DURBAN – JSE-listed diversified private health-care services group Mediclinic International said on Friday it had £515 million (R12.1billion) cash and facilities available to help it fight the Covid-19 pandemic.
The group stated that all non-urgent and non-committed capital programmes had been postponed in an effort to support its liquidity.
“As part of the group’s broad response to maintaining its liquidity position through this crisis, and maximise its support in tackling Covid-19, the board has taken the prudent and appropriate decision to suspend the dividend. The board recognises the importance of its dividend to shareholders and will keep this position under review,” Mediclinic said.
The group also suspended its executive directors’ annual salary increases and short-term incentives. Chief executive Dr Ronnie van der Merwe said in a trading update on Friday that the rapid spread of the Covid-19 pandemic was having a dramatic impact on countries and the lives of people globally.
“Mediclinic is at the forefront of tackling this crisis as a leading health-care service provider. I have been encouraged by the group’s ability to adapt and innovate as our experts support the government’s efforts in policy formulation,” he said.
In the trading update for the year to end March, the group said its trading was broadly in line with expectations.
“Performance of the group was in line until mid-March 2020, when the impact materialised from national lockdowns and associated actions suspending non-urgent elective surgery,” the group said.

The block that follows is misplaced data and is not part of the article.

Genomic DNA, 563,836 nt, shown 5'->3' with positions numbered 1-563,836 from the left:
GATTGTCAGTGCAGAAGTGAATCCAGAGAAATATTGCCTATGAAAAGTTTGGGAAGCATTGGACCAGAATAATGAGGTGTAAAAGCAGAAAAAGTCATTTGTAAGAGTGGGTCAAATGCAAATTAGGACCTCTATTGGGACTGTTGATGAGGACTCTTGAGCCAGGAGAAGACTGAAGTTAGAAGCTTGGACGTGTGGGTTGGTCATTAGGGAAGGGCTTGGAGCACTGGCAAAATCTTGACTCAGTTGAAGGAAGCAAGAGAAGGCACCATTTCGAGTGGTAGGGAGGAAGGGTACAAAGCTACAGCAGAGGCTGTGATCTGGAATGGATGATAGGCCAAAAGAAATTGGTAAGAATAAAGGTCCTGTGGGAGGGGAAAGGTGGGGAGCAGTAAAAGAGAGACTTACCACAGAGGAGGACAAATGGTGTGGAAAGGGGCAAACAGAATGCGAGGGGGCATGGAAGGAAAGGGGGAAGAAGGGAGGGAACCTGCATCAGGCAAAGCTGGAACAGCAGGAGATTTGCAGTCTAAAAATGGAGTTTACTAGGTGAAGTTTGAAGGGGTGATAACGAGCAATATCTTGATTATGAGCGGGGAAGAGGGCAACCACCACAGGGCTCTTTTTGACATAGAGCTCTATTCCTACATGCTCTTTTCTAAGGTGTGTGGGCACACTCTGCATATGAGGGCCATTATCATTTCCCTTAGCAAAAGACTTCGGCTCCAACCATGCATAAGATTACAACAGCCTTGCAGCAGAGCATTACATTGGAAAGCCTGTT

As a result, Mediclinic reported a 4 percent increase in revenue, on a constant currency basis, while earnings before interest, tax, depreciation and amortisation (Ebitda) declined by 3.5 percent.
Last year, the group reported revenue of £2.93bn and Ebitda of £493m.
The group has operations in Switzerland, southern Africa – including South Africa and Namibia – and the United Arab Emirates. It also has a 29.9 percent stake in Spire Health-care Group, a London Stock Exchange-listed and UK-based private health-care group.
In Switzerland, the group said Hirslanden continued to make excellent progress in adapting the business to the regulatory changes affecting the Swiss health-care system. Hirslanden reported revenue growth of 1.5 percent and inpatient admissions growth of about 0.5 percent. Its Ebitda margin was, until mid-March, ahead of expectations, the group said.
Mediclinic Southern Africa reported a 6.5 percent increase in revenue, driven by an increase in inpatient bed days sold of about 2.5 percent, which largely reflected acquisitive growth across the continuum of care.
Mediclinic Middle East reported a 5.5 percent growth in revenue.